Hatchlings are 1.5-2 inches (4-6 cm) carapace length. They are somewhat long and narrow, oval-shaped, weighing less than one ounce (20-25 gm). Their scutes are pale yellow, almost sandy colored, bordered in brown. Hatchlings have been observed with supernumerary scales, additional and often irregular or asymmetrical scales on their carapace. Hatchlings are aggressive right from the start, and quite active, starting their ramming behavior when just a few days old. Anything may be subject to ramming, including furnishings in their enclosures.

Hatchlings may be maintained indoors in aquariums. Keep them on paper pellets (Yesterday’s News) in order to keep a clean environment.  Half of the enclosure should be placed on a heating pad enabling the hatchling to thermoregulate itself.  In addition, a heat lamp to provide a focal basking spot with a 105-110 (40-43 C) basking surface temperature should be provided in one corner of the enclosure on the warm side. To provide the necessary ultraviolet B exposure, hatchlings kept inside must be given 10-12 hours a day exposure to UVB-producing lights.

Hatchlings may also be housed outdoors during the day during clement weather in an enclosure suitably protected against entry or damage from predators. As with outdoor enclosures for adults, hatchlings must be provided with cooler retreats and food for foraging.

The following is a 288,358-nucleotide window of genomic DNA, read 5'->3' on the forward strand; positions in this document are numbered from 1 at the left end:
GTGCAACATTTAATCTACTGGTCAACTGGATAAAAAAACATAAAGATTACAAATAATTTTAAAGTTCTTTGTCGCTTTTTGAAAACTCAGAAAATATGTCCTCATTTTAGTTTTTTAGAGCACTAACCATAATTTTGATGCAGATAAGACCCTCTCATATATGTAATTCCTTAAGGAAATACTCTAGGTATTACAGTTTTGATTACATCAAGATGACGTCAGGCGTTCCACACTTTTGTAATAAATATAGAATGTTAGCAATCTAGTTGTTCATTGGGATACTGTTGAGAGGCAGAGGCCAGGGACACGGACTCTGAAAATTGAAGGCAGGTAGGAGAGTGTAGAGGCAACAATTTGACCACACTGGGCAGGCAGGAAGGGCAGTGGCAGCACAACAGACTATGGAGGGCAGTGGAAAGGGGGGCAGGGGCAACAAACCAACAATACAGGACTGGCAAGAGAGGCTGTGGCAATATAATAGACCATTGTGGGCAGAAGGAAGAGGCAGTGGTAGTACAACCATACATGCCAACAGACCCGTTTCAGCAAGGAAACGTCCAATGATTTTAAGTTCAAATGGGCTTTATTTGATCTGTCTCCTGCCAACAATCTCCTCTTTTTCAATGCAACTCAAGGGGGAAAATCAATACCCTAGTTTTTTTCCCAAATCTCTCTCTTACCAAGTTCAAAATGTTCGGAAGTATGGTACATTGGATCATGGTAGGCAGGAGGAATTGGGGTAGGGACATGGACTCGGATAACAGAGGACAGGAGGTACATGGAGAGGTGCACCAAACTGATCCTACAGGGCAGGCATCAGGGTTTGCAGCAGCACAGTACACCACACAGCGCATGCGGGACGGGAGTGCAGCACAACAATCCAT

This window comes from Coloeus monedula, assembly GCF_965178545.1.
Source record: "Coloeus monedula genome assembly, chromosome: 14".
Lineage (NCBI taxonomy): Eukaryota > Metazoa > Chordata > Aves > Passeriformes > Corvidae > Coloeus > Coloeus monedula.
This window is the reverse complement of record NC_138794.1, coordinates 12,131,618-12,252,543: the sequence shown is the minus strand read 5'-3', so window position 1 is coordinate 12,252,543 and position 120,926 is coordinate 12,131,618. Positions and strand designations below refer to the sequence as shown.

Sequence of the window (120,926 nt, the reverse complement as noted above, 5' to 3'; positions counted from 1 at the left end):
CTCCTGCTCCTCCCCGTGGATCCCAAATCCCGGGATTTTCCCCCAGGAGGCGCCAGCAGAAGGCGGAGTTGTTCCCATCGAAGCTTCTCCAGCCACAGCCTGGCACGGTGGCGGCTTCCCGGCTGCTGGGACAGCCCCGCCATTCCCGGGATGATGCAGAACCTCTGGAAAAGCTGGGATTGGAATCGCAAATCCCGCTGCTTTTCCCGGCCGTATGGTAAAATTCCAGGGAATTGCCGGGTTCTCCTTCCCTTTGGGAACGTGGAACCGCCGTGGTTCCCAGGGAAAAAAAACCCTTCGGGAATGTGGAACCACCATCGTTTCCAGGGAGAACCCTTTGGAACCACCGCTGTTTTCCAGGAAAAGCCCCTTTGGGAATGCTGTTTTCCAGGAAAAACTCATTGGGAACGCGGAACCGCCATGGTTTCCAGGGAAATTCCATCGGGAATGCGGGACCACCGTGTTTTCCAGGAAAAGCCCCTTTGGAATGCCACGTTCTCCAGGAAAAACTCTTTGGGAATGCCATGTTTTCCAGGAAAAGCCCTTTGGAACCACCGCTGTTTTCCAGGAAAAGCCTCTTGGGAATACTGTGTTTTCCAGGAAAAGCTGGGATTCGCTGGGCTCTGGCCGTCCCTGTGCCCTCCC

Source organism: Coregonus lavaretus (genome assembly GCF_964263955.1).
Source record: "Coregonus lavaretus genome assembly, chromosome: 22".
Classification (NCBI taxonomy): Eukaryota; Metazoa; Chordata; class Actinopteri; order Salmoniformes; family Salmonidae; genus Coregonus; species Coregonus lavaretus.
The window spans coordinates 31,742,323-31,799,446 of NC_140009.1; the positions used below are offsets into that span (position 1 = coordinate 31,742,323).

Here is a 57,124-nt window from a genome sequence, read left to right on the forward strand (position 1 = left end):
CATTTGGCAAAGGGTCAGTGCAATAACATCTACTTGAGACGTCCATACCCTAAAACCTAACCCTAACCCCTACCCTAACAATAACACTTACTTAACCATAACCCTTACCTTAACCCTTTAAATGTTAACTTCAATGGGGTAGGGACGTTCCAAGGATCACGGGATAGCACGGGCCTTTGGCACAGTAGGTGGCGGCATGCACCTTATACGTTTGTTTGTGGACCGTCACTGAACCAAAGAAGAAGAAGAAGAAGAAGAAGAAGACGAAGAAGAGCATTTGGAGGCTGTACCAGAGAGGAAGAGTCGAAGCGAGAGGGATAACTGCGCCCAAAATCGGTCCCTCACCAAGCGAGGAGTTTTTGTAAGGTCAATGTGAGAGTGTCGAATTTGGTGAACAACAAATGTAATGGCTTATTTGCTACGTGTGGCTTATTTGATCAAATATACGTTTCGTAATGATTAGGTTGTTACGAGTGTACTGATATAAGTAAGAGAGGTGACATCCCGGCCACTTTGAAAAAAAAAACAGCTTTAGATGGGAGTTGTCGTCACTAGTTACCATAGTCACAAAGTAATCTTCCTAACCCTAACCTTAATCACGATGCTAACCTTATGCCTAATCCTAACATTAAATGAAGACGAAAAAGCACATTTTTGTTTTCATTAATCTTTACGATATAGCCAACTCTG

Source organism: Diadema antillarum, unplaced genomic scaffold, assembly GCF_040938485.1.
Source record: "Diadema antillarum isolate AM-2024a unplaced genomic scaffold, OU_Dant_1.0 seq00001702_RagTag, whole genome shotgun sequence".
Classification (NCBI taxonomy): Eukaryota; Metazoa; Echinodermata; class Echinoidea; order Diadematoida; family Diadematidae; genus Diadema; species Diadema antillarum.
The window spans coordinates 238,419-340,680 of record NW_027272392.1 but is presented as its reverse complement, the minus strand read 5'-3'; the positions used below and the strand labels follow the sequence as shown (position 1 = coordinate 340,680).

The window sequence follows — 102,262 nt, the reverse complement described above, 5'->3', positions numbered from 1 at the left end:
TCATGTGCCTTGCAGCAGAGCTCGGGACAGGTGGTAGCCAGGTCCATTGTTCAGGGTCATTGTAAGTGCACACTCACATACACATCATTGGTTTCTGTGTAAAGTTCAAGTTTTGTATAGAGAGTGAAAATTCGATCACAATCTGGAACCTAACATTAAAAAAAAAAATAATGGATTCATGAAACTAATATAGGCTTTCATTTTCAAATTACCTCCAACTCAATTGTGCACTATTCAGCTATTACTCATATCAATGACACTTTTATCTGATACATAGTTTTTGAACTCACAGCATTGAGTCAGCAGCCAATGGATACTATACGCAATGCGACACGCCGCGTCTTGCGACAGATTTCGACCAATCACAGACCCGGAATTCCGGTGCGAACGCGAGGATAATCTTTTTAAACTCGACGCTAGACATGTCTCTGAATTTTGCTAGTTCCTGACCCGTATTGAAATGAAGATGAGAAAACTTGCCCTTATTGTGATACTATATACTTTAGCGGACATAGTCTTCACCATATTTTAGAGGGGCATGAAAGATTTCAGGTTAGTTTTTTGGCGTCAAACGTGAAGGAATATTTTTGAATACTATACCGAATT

Hatchlings may start feeding right away or may not eat for the first couple of weeks; the first defecation may take longer. Food should be put out right away, however, and each day thereafter until it starts feeding. Once it starts feeding, food should be offered every other day, with any leftovers removed from the enclosure. Food selection of hatchlings tend towards more succulent plants; offer dark greens such as collards, kale, dandelion, grasses. Analysis of self-selected hatchling diets showed them to be composed of 4% protein, 5% fiber, and 71% carbohydrate, with 76 calories per 100 grams.

Many breeders, veterinarians, and researchers believe that no animal protein, other than what they may incidentally pick up while grazing out of doors, need or should be given to hatchlings or adults.

Twice weekly, hatchlings housed in enclosures should be bathed in shallow tepid water. Short, fifteen minute soaks helps to stimulate elimination.

Hatchling vs. Adult sulcata

Hatchling vs. Adult sulcata